All eyes on Brand: When, why and how

We were recently joined by brand strategy agency Sonder & Tell for an exclusive portfolio webinar focused on all things brand. This insightful, interactive session explored key areas including:

  1. What is brand positioning?
  2. When should you start to think about your brand?
  3. Moving from a product people love to a brand people love.

What is brand positioning?

There are hundreds of definitions of what a ‘brand’ actually is. One that captures the essence quite nicely comes from Seth Godin:

A brand is the set of expectations, memories, stories, and relationships that, taken together, account for a consumer’s decision to choose one product or service over another”

Seth Godin

Sonder & Tell believe that a brand is a story. It’s the story of who you are in your customers’ lives, and the impact you can have on their world. It connects many things: your products, your customers, your team, your investors.

Meanwhile, brand positioning is the space you occupy in a consumer’s mind. It’s how a brand connects with a group of people or audience. A good example can be found in three of the largest players in the modern dating world: Hinge, Bumble and Tinder. All three companies operate in the same category, but at a brand level, each has a unique story:

  • Hinge is ‘the app that’s designed to be deleted’. It’s all about helping you find the one, and this is reflected in a romantic, whimsical positioning and tone of voice.
  • Bumble is all about women making the first move. It’s about giving back power and control to women, and this is reflected through a relatable, uplifting and brave tone of voice.
  • Tinder positions itself as ‘a gateway for love and relationships’. Targeting a young, fun-loving an open-minded audience, their positioning is playful, confident and outgoing.

When should you start thinking about your brand?

There are specific moments in a start-up growth journey where it makes sense to invest in your brand. Perhaps you’re looking to fundraise and attract investors. Or, you’ve just completed a round and want to grow your team, building a brand that can attract talent and grow with you. But it’s not always so clear cut, and will depend on the specific challenges you’re looking to overcome as a business.

Crucially, having a clear brand story is about bringing together two different problems that exist in the universe of your brand. One of them is a business problem you might be facing – such as lacking competitive differentiation or customer loyalty. The other problem is a customer problem – because for a brand story to really land and to come to life, it has to also be solving a real, deep human problem.

There are also plenty of problems that brand can’t solve, so it’s important to really understand what you’re trying to tackle and whether brand can actually help. For example, if your product isn’t delivering or your go-to-market strategy is failing, there are some core underlying issues here that brand simply can’t solve.

If you are deciding whether it’s time to invest with your brand, you need to start by looking at what problems you’re facing. Can brand solve them?

Sonder & Tell

Moving from a product people love to a brand people love.

Lots of businesses succeed in the first instance by creating products that people love. They respond to a real need with a first-in-class product and win people over. But as they grow, businesses need more than winning product features to rally people around them and help them expand. And to help them hold their position even when copycat products come in. They need a brand.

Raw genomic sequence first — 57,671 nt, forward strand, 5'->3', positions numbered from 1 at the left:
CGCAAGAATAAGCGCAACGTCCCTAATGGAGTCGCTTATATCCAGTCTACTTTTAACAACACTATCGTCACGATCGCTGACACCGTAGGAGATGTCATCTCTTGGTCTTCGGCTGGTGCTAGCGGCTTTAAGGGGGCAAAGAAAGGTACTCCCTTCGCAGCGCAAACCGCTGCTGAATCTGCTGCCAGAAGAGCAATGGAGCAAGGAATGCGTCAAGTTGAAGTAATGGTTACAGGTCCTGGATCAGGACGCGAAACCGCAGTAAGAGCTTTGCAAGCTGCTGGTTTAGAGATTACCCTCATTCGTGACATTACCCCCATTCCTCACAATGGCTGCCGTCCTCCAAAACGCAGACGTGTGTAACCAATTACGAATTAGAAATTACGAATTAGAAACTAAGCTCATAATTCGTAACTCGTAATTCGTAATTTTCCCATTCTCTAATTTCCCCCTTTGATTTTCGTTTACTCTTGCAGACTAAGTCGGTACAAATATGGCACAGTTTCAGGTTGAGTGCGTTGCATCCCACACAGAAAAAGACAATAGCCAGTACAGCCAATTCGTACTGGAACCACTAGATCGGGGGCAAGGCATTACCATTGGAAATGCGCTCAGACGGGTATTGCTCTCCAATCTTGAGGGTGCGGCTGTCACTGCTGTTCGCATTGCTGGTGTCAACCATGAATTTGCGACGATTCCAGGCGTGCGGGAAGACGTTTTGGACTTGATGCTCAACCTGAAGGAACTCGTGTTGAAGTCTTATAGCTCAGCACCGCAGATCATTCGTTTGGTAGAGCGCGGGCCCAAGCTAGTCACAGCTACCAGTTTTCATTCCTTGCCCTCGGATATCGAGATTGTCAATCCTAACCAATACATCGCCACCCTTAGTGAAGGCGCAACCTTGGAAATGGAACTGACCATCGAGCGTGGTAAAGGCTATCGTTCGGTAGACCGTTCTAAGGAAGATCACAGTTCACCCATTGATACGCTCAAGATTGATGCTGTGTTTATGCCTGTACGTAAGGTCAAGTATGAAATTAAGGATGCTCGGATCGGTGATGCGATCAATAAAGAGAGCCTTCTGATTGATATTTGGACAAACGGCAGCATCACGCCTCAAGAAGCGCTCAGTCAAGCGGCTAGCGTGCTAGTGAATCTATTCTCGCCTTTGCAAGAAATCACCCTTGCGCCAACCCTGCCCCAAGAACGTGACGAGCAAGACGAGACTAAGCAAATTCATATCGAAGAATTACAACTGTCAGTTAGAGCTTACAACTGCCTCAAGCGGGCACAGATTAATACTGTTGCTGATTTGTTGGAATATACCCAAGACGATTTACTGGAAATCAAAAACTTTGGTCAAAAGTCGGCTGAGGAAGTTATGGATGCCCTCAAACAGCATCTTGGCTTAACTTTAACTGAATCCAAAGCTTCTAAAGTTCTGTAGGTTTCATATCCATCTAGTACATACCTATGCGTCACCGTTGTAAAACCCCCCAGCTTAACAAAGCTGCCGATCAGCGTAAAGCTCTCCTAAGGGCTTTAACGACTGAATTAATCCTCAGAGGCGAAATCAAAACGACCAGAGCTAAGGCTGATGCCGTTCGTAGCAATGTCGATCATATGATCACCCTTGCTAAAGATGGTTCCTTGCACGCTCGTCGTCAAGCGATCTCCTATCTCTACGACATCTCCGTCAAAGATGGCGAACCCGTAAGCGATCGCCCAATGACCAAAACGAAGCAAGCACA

Brand is all about storytelling. So you can apply the same tools, principles and frameworks of good storytelling to brand strategy – both in terms of the output as well as the process.

The Sonder & Tell team suggests breaking it down to identify your ‘hero’ and your ‘guide’. The hero is really your customer: the hero of the story, and the person that we care about the most. Once you’ve identified your hero, once you’ve gotten to know them on a deeper level and really understood their problems, only then can you determine who the best guide is for them.

The hero is actually the aspirational mindset that we build our brand for. It’s how our hero wants to see themselves – as if we thought of the ideal person that we would love to be buying our product.

Sonder & Tell

There are many ways to begin to get to know your hero – such as through customer interviews, surveys, research and more. What’s important is to really go deep in order to be able to understand and connect with them on an emotional level. You can start by thinking about:

  • What attitudes unite your customers?
  • What’s keeping them up at night?
  • Why does your category really matter to them?
  • How do they feel when interacting with your category? What’s the emotional response?
  • Why is it important to them, beyond just the functional benefit?

The trick is to keep asking ‘why’. Keep pushing and pushing, until you get to the raw emotion that underpins everything else. It’s about finding and addressing that real human need, desire or connection that will ultimately draw them to your brand and product. Take Airbnb as an example: at the heart of their brand is the human desire to belong. It’s what fuels our desire for authentic, local experiences and connections.

As with any story, you also need to think about the journey. What’s the transformation that you want them to feel from beginning to end?

Once you’ve started to unpack all of the above, and tapped into your customers’ emotional drivers, you can then start building out your guide, and creating a brand they will truly connect with.

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